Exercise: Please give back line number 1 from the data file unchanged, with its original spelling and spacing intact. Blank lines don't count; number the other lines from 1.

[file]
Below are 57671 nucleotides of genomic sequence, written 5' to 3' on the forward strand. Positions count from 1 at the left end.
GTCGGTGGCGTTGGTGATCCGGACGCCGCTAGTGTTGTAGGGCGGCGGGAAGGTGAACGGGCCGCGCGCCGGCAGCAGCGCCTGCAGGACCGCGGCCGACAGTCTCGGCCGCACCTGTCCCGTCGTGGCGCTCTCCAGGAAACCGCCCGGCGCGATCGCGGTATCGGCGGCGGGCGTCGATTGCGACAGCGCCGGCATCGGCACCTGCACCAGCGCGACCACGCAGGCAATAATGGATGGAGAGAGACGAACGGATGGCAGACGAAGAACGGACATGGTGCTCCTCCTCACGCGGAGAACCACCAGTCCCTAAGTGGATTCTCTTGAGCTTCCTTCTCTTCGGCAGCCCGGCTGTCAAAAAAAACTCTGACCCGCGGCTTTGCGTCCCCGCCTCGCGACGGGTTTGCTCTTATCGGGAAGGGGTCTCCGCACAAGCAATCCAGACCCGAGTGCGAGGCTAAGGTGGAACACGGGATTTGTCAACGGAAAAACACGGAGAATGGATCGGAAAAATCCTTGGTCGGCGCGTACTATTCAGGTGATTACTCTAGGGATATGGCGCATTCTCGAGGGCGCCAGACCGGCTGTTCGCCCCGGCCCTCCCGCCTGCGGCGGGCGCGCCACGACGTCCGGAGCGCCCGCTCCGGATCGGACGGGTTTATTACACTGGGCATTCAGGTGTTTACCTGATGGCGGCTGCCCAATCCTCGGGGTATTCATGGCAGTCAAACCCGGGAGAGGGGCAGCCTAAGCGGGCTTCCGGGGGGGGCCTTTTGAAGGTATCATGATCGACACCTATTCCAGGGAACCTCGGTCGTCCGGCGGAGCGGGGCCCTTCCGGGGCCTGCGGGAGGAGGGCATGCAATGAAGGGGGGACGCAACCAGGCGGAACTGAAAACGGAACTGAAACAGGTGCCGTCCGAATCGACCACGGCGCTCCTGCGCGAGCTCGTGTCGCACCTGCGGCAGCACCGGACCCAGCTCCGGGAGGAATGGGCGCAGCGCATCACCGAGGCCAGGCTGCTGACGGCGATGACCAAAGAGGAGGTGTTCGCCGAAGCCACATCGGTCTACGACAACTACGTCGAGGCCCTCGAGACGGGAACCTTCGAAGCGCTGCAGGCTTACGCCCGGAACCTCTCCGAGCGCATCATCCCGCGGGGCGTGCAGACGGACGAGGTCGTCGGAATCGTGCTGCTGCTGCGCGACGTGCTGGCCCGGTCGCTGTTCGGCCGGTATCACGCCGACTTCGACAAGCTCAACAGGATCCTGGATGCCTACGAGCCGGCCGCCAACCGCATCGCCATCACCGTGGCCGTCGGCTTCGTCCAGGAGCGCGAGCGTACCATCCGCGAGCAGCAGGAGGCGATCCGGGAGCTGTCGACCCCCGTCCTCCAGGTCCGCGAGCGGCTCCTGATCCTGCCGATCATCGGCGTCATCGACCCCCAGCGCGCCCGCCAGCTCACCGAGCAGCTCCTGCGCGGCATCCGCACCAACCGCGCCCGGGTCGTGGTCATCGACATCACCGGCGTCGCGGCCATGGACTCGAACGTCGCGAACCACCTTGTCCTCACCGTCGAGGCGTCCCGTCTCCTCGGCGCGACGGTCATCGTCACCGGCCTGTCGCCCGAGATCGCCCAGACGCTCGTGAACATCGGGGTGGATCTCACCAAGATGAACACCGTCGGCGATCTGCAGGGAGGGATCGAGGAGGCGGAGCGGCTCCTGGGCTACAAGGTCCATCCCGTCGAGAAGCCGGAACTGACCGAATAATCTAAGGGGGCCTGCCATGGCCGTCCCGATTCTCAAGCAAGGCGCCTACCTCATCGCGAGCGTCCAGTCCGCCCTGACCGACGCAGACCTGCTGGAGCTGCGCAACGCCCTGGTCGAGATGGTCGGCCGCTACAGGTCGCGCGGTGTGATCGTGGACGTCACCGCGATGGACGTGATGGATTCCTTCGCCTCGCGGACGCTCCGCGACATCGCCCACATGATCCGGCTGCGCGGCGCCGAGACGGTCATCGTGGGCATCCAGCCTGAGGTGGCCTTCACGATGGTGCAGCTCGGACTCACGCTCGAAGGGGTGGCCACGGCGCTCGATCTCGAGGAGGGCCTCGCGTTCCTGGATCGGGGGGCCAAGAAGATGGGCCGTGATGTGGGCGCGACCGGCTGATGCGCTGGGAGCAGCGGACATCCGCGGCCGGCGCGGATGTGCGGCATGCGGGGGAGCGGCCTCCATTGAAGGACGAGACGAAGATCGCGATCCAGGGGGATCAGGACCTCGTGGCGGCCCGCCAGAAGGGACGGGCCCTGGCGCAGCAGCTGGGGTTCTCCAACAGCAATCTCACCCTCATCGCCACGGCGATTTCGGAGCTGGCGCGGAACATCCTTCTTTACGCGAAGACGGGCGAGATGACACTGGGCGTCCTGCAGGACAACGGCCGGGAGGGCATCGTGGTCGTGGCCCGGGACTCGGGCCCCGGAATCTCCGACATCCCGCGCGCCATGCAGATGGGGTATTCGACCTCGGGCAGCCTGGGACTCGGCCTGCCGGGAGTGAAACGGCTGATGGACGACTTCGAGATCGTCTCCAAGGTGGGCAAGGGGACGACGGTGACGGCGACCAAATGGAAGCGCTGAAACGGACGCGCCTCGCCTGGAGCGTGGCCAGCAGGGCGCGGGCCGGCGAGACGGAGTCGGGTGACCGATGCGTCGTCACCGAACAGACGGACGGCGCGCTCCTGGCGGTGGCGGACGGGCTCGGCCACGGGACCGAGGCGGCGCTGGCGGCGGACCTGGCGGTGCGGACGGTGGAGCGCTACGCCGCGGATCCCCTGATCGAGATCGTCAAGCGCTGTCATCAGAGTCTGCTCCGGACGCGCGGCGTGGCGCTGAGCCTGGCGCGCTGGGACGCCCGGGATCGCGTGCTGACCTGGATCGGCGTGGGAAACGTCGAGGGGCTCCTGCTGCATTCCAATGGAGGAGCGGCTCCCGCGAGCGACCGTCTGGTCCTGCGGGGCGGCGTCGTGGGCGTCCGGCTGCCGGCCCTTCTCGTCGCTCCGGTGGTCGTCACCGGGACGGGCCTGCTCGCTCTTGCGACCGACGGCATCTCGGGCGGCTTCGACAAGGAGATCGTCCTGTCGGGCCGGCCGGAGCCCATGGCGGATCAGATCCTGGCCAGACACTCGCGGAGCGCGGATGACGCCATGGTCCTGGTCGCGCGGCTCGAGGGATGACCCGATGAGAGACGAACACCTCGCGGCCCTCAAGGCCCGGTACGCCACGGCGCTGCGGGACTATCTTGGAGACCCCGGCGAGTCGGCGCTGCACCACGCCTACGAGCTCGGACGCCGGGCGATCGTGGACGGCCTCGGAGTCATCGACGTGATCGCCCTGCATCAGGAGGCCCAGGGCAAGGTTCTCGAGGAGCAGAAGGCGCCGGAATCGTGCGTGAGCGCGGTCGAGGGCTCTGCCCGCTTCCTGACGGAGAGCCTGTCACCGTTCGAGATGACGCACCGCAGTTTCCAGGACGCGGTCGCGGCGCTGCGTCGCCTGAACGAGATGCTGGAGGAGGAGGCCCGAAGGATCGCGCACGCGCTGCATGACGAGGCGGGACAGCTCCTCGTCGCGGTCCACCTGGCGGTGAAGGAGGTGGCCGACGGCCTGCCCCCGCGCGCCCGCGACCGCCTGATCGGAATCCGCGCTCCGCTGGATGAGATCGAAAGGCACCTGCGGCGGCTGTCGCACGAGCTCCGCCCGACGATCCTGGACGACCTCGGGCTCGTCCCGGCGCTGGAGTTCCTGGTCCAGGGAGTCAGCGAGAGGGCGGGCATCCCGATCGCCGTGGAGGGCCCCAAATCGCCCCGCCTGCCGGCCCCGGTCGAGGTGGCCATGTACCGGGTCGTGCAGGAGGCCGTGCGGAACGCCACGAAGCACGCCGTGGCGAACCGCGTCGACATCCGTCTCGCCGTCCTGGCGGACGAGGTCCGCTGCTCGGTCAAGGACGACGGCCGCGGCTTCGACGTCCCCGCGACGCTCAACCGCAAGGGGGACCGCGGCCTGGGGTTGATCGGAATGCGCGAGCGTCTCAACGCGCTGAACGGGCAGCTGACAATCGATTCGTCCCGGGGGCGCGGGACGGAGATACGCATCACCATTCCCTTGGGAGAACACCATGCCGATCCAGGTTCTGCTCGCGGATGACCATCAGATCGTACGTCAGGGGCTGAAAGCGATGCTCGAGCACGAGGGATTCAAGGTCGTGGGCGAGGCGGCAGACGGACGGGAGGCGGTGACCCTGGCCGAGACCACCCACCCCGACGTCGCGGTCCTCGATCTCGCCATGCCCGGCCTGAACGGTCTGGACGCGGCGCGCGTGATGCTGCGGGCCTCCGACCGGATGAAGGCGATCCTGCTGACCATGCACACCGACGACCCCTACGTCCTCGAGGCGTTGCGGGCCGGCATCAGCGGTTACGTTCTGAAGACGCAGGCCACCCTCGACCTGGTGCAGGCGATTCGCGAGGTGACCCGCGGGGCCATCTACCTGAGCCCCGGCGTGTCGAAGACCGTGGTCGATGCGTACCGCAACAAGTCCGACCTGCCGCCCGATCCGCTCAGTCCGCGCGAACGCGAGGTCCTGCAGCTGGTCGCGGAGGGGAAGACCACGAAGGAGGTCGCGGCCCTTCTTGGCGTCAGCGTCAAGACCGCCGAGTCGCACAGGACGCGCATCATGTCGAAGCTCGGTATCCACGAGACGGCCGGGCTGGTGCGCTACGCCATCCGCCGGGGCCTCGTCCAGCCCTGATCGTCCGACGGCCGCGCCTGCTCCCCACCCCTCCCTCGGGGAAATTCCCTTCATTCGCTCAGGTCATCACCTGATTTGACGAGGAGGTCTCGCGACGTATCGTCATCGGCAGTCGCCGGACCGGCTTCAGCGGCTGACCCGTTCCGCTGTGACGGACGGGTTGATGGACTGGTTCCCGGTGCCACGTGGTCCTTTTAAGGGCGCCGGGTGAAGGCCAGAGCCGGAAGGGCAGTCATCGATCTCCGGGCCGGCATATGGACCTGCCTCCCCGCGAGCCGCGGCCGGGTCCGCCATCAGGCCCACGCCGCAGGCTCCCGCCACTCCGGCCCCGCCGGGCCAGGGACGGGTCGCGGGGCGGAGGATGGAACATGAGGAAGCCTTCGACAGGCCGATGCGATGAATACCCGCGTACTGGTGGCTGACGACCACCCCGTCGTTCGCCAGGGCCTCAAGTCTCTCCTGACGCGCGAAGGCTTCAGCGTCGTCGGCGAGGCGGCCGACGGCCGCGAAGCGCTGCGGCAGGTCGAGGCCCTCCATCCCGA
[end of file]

Below are 57671 nucleotides of genomic sequence, written 5' to 3' on the forward strand. Positions count from 1 at the left end.